Homeostasis is defined by Webster as the maintenance of relatively stable internal physiological conditions (as body temperature or the pH of blood) in higher animals under fluctuating environmental conditions. In psychological parlance, homeostasis is the process of preserving an individual’s steady and secure mental and emotional state under different psychological pressures.Homeostasis also refers to a balance or equilibrium that results in the relaxation of an individual. Simply put, it is a state wherein all of an organism’s needs are met. If, for example, a person has woken up from a nap, has gone to the bathroom, and has eaten a meal, he reaches a certain point where he is relaxed and is in a state where he does not feel the urge to fulfill other basic needs.However, if a person wakes up at 5am, works out, and has not eaten any food, he would probably feel the need to fulfill certain physical needs, such as that of food. Due to the necessity to fulfill one’s physiological needs, the person acts upon this need in a bid to achieve homeostasis once again.
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Assumptions of The Drive-Reduction Theory of MotivationThe Drive-Reduction Theory talks about an organism’s reaction in an event where his physical needs are challenged and unstable. Because of the disturbance in the organism’s level of homeostasis, there is a development of a drive to fulfill that specific need to bring the individual out of its discomfort.
The two operative terms that are hereby emphasized are ‘drive’ and ‘reduction.’ According to Hull, ‘drive’ refers to “a state of tension or arousal caused by biological or physiological needs.” These needs may range from primary drives such as hunger, thirst and the need for warmth, to secondary drives such as social approval and money. Regardless of the type of drive, all drives are assumed to bring about an undesirable condition that necessitates reduction.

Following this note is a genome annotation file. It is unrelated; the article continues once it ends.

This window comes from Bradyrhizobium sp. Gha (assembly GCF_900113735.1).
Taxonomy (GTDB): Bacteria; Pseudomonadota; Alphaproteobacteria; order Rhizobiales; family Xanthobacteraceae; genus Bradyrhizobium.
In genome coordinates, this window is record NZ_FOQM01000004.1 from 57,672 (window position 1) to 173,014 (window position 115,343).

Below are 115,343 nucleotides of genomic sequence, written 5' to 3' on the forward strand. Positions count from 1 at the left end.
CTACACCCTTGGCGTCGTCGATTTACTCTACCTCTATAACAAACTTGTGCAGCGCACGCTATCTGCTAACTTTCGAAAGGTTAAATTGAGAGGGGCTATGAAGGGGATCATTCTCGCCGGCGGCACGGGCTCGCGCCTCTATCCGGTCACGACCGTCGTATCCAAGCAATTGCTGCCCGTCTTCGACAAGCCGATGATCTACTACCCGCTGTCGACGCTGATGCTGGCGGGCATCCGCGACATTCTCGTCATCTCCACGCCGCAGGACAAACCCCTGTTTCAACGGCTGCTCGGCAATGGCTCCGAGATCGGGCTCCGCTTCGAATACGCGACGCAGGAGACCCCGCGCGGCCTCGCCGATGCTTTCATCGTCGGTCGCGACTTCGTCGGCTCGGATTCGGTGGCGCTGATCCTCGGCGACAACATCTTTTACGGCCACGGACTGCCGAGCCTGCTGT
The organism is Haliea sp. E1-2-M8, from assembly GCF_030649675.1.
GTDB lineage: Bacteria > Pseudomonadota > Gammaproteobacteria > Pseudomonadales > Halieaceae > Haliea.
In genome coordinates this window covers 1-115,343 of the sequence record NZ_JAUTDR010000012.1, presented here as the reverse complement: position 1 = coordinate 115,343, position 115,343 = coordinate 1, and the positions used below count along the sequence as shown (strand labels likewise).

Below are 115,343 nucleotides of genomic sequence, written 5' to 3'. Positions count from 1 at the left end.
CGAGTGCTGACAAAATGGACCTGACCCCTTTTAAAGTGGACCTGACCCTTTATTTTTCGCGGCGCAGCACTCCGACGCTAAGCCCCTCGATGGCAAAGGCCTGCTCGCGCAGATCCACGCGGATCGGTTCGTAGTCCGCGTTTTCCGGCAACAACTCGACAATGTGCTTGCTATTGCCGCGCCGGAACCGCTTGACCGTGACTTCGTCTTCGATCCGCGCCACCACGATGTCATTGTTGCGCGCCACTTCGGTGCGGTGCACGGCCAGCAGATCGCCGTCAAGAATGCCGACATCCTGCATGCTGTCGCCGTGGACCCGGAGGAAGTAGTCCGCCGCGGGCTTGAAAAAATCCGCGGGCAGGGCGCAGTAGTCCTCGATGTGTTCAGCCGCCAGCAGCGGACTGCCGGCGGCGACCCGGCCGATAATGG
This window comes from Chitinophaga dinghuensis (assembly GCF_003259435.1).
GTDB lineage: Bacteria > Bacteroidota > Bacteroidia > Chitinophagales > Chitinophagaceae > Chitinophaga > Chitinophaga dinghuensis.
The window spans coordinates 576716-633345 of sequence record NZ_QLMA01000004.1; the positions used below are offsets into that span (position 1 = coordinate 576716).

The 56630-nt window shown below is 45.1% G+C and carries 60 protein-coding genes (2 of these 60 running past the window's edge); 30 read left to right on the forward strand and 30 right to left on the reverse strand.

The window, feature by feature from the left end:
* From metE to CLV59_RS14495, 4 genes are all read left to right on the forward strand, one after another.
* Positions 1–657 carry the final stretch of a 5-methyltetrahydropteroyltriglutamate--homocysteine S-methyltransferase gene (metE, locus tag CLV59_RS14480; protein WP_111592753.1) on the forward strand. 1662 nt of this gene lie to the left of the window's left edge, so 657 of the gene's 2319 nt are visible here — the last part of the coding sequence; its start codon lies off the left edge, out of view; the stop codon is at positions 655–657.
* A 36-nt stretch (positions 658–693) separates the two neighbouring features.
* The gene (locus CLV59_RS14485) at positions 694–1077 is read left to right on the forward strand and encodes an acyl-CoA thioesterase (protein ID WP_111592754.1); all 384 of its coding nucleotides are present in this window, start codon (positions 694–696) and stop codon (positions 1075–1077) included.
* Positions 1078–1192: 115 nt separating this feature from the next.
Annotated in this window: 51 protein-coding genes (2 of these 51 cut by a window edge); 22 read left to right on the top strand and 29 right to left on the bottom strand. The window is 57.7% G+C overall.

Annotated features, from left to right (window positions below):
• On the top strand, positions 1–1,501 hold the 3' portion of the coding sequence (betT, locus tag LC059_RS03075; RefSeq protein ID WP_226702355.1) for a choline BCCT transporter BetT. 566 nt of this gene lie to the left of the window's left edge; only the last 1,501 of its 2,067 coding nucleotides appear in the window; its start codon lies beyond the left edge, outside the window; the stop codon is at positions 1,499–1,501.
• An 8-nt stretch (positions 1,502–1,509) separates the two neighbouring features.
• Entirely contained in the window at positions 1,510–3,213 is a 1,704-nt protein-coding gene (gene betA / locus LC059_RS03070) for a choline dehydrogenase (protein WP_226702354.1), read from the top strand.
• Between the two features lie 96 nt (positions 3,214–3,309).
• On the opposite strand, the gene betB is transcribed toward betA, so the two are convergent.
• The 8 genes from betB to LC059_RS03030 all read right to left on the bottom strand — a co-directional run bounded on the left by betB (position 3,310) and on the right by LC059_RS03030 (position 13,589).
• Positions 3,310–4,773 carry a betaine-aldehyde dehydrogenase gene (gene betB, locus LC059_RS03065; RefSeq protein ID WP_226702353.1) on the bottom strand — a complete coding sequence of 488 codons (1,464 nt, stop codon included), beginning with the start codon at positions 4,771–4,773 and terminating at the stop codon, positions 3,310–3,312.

When someone is hungry, he feels a certain discomfort accompanied by a growing need to fulfill his hunger. This is where the “drive-reduction” comes in. When an individual is put in a state of physical discomfort, whether it is hunger, thirst or the need for shelter, the individual feels the drive to reduce the discomfort that he is currently experiencing. This particular reaction is innate in human because of our instinct to survive.Moreover, as time passes, the drive is often intensified because the level of discomfort similarly intensifies. In order to reduce the discomfort (such as hunger) that the person is currently feeling, he may go to the store, buy food, cook and then eat. After the individual’s needs are fulfilled, he then reaches homeostasis once again and the drive to fulfill his needs is reduced.
Habits and BehaviorHull and Spence believed that the notion of drive-reduction is a main contributor to learning and behavior. As the cycle continues and repeats itself, we learn to adjust to the discomfort that we feel. In order to reduce the level of discomfort we experience, we perform an action (behavior) that will allow us to gain a reward, which in this case, is the reduction of its discomfort.If a dog is given food every single time he does a particular trick such as jumping, he develops a habit that can affect the way it gets food. When the dog realizes and learns that jumping is followed by food, there is a big possibility that when it feels hungry, it will perform the jumping trick as a way to ask for food.An incentive or reward plays a huge role when creating a habit or behavior. Studies show that the quicker a reward is given to an individual after it performs an action, the more effective the level of conditioning becomes. In order for someone to develop an effective habit, the elements involved in the whole process must be clear.
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When a dog is given food immediately after performing the jumping trick, there is a greater probability that the dog will directly relate the trick to the food. When the food is given an hour, five minutes, or even one minute after the dog performs the trick, there is less chance that it will associate the food with the trick. However, if the reward is instantly given after an action is performed, and is repeatedly done in a consistent manner, this will result in the development of a habit or behavior.While well-received in the 1940s and 1950s, the Drive-Reduction Theory to explain motivation in psychology is not quite as popular in current times. For example, It receives critiques against generalizability and its inability to account for behaviors that do not reduce drives but are engaged in by individuals nonetheless.
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